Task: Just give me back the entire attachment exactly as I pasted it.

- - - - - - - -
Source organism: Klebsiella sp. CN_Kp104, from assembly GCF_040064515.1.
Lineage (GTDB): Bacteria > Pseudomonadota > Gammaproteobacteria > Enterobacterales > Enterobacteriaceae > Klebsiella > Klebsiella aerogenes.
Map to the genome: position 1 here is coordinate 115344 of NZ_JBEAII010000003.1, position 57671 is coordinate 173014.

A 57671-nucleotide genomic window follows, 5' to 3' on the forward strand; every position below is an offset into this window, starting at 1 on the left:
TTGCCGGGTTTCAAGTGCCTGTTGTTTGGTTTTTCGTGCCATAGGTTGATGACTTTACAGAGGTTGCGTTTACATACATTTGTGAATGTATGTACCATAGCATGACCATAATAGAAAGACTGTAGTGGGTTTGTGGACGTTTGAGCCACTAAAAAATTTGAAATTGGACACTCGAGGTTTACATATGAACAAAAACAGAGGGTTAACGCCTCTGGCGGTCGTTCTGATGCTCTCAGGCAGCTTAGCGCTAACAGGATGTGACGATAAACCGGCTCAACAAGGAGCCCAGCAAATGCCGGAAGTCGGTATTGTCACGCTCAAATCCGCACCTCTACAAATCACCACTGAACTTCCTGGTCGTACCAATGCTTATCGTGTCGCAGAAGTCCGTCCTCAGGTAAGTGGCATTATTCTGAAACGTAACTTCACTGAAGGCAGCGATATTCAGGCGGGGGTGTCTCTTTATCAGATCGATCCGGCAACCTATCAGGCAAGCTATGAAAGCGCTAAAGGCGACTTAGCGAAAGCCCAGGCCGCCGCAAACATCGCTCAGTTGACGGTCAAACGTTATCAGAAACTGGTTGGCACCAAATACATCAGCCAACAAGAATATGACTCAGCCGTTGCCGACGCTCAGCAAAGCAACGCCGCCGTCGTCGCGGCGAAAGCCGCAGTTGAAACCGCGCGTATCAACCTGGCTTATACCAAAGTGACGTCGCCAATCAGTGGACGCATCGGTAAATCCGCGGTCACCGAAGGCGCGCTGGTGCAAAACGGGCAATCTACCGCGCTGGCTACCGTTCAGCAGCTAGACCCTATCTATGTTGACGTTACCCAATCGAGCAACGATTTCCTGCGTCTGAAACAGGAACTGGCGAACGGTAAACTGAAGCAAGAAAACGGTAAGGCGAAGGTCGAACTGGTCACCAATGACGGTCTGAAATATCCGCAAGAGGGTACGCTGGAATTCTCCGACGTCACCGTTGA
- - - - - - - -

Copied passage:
Source organism: Klebsiella sp. CN_Kp104, from assembly GCF_040064515.1.
Lineage (GTDB): Bacteria > Pseudomonadota > Gammaproteobacteria > Enterobacterales > Enterobacteriaceae > Klebsiella > Klebsiella aerogenes.
Map to the genome: position 1 here is coordinate 115344 of NZ_JBEAII010000003.1, position 57671 is coordinate 173014.

A 57671-nucleotide genomic window follows, 5' to 3' on the forward strand; every position below is an offset into this window, starting at 1 on the left:
TTGCCGGGTTTCAAGTGCCTGTTGTTTGGTTTTTCGTGCCATAGGTTGATGACTTTACAGAGGTTGCGTTTACATACATTTGTGAATGTATGTACCATAGCATGACCATAATAGAAAGACTGTAGTGGGTTTGTGGACGTTTGAGCCACTAAAAAATTTGAAATTGGACACTCGAGGTTTACATATGAACAAAAACAGAGGGTTAACGCCTCTGGCGGTCGTTCTGATGCTCTCAGGCAGCTTAGCGCTAACAGGATGTGACGATAAACCGGCTCAACAAGGAGCCCAGCAAATGCCGGAAGTCGGTATTGTCACGCTCAAATCCGCACCTCTACAAATCACCACTGAACTTCCTGGTCGTACCAATGCTTATCGTGTCGCAGAAGTCCGTCCTCAGGTAAGTGGCATTATTCTGAAACGTAACTTCACTGAAGGCAGCGATATTCAGGCGGGGGTGTCTCTTTATCAGATCGATCCGGCAACCTATCAGGCAAGCTATGAAAGCGCTAAAGGCGACTTAGCGAAAGCCCAGGCCGCCGCAAACATCGCTCAGTTGACGGTCAAACGTTATCAGAAACTGGTTGGCACCAAATACATCAGCCAACAAGAATATGACTCAGCCGTTGCCGACGCTCAGCAAAGCAACGCCGCCGTCGTCGCGGCGAAAGCCGCAGTTGAAACCGCGCGTATCAACCTGGCTTATACCAAAGTGACGTCGCCAATCAGTGGACGCATCGGTAAATCCGCGGTCACCGAAGGCGCGCTGGTGCAAAACGGGCAATCTACCGCGCTGGCTACCGTTCAGCAGCTAGACCCTATCTATGTTGACGTTACCCAATCGAGCAACGATTTCCTGCGTCTGAAACAGGAACTGGCGAACGGTAAACTGAAGCAAGAAAACGGTAAGGCGAAGGTCGAACTGGTCACCAATGACGGTCTGAAATATCCGCAAGAGGGTACGCTGGAATTCTCCGACGTCACCGTTGA